Tappable home equity, meaning the equity homeowners could borrow against while leaving a 20% buffer, rose to a record $6.5 trillion in the first quarter, Black Knight said in a report on Monday.
More than 75% of homeowners with tappable equity have interest rates above 3.5%, the report said. With rates currently near 3%, the amount they would save each monthly likely would outweigh the cost of the transaction, the report said.
While cash-out refis might provide support to the economy in the future, as people tap equity to renovate homes or pay down credit cards, the levels have fallen this year, the report said.
“Driven by record-low 30-year mortgage rates, the first quarter saw overall refinance lending climb to a 7-year high,” the report said. “At the same time, the number of cash-out refinances, as well as the dollar value of equity withdrawn via refinance, fell for the first time since early 2019.”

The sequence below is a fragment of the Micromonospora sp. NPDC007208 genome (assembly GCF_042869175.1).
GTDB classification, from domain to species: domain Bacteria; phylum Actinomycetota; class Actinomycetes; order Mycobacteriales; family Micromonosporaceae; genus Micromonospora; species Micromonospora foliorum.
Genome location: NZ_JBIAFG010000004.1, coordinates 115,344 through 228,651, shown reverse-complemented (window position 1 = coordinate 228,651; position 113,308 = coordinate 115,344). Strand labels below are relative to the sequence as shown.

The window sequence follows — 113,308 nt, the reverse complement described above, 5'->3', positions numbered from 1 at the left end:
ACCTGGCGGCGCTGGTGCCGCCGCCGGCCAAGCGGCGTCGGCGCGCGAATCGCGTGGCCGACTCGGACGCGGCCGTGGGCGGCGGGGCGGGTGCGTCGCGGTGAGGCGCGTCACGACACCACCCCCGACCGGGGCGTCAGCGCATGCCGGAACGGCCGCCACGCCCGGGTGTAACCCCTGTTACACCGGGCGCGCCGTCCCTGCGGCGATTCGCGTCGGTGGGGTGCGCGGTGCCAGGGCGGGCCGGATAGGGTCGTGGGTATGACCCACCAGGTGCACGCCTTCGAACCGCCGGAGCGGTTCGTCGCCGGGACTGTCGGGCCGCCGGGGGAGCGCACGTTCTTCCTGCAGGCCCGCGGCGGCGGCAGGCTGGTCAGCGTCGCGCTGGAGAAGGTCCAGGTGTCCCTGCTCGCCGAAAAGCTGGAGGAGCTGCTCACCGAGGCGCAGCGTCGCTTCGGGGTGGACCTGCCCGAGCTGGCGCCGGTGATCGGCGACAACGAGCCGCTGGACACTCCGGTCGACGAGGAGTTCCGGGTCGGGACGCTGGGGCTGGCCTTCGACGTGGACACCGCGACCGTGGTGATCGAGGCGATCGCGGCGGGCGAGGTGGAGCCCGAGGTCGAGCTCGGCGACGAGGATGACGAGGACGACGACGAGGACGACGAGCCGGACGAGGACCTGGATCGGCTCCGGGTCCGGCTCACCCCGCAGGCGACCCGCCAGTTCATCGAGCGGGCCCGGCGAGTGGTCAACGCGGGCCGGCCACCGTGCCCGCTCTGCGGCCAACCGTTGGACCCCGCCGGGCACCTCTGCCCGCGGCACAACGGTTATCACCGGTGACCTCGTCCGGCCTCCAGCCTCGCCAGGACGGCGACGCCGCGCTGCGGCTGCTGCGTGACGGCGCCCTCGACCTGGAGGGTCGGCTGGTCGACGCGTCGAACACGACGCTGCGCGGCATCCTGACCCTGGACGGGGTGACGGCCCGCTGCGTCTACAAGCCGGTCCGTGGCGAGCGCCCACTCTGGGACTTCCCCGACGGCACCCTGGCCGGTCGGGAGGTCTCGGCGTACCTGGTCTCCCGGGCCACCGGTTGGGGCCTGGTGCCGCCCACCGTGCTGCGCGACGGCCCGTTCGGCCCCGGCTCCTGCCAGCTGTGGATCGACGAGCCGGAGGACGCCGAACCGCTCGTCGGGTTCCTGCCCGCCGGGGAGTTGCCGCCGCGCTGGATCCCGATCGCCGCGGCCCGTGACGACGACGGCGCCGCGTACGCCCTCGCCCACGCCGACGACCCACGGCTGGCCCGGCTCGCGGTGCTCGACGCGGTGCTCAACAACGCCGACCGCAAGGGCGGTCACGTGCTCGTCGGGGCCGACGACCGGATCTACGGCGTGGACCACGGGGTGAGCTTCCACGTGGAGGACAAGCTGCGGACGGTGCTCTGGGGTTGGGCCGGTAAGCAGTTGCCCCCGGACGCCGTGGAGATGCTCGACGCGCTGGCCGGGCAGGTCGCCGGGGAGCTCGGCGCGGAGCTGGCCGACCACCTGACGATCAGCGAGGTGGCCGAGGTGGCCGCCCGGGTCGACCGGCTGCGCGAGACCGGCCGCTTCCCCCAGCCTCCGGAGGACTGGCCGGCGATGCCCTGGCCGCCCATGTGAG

Cash-outs accounted for 42% of refinance loans in the first quarter, the lowest share in four years, the report said. The $38.7 billion in equity withdrawn via cash-out refis was down 8% from the prior quarter.
Rising home prices have increased the equity Americans have in their properties. Home values are based on what comparable properties in the neighborhood sell for, so even if homeowners aren’t thinking of putting a property on the market, it increases their equity when nearby homes sell at high prices.
The median price of an existing home rose 4.9% in 2018 and 2019, according to the National Association of Realtors. It probably will increase 3.6% this year, the group said in a forecast on Monday.
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